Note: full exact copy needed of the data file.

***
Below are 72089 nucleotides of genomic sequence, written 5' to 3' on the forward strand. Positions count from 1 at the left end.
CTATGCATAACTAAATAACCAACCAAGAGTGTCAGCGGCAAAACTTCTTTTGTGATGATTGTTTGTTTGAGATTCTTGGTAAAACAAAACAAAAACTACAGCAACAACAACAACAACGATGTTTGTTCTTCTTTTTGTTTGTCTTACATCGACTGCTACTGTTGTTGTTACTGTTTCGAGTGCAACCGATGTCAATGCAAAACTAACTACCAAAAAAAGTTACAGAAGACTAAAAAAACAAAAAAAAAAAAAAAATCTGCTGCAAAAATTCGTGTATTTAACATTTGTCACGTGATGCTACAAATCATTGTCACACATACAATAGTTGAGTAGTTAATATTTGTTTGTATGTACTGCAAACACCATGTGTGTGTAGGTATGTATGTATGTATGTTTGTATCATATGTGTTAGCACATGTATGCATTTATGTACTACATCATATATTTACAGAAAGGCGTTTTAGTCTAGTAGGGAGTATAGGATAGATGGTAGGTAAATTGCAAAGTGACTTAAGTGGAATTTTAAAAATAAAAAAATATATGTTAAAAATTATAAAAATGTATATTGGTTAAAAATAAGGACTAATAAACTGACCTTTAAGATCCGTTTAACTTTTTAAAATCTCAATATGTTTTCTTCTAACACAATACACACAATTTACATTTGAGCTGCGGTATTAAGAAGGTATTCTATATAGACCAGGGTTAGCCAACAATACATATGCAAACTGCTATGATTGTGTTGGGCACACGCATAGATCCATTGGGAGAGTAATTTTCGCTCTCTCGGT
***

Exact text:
Below are 72089 nucleotides of genomic sequence, written 5' to 3' on the forward strand. Positions count from 1 at the left end.
CTATGCATAACTAAATAACCAACCAAGAGTGTCAGCGGCAAAACTTCTTTTGTGATGATTGTTTGTTTGAGATTCTTGGTAAAACAAAACAAAAACTACAGCAACAACAACAACAACGATGTTTGTTCTTCTTTTTGTTTGTCTTACATCGACTGCTACTGTTGTTGTTACTGTTTCGAGTGCAACCGATGTCAATGCAAAACTAACTACCAAAAAAAGTTACAGAAGACTAAAAAAACAAAAAAAAAAAAAAAATCTGCTGCAAAAATTCGTGTATTTAACATTTGTCACGTGATGCTACAAATCATTGTCACACATACAATAGTTGAGTAGTTAATATTTGTTTGTATGTACTGCAAACACCATGTGTGTGTAGGTATGTATGTATGTATGTTTGTATCATATGTGTTAGCACATGTATGCATTTATGTACTACATCATATATTTACAGAAAGGCGTTTTAGTCTAGTAGGGAGTATAGGATAGATGGTAGGTAAATTGCAAAGTGACTTAAGTGGAATTTTAAAAATAAAAAAATATATGTTAAAAATTATAAAAATGTATATTGGTTAAAAATAAGGACTAATAAACTGACCTTTAAGATCCGTTTAACTTTTTAAAATCTCAATATGTTTTCTTCTAACACAATACACACAATTTACATTTGAGCTGCGGTATTAAGAAGGTATTCTATATAGACCAGGGTTAGCCAACAATACATATGCAAACTGCTATGATTGTGTTGGGCACACGCATAGATCCATTGGGAGAGTAATTTTCGCTCTCTCGGT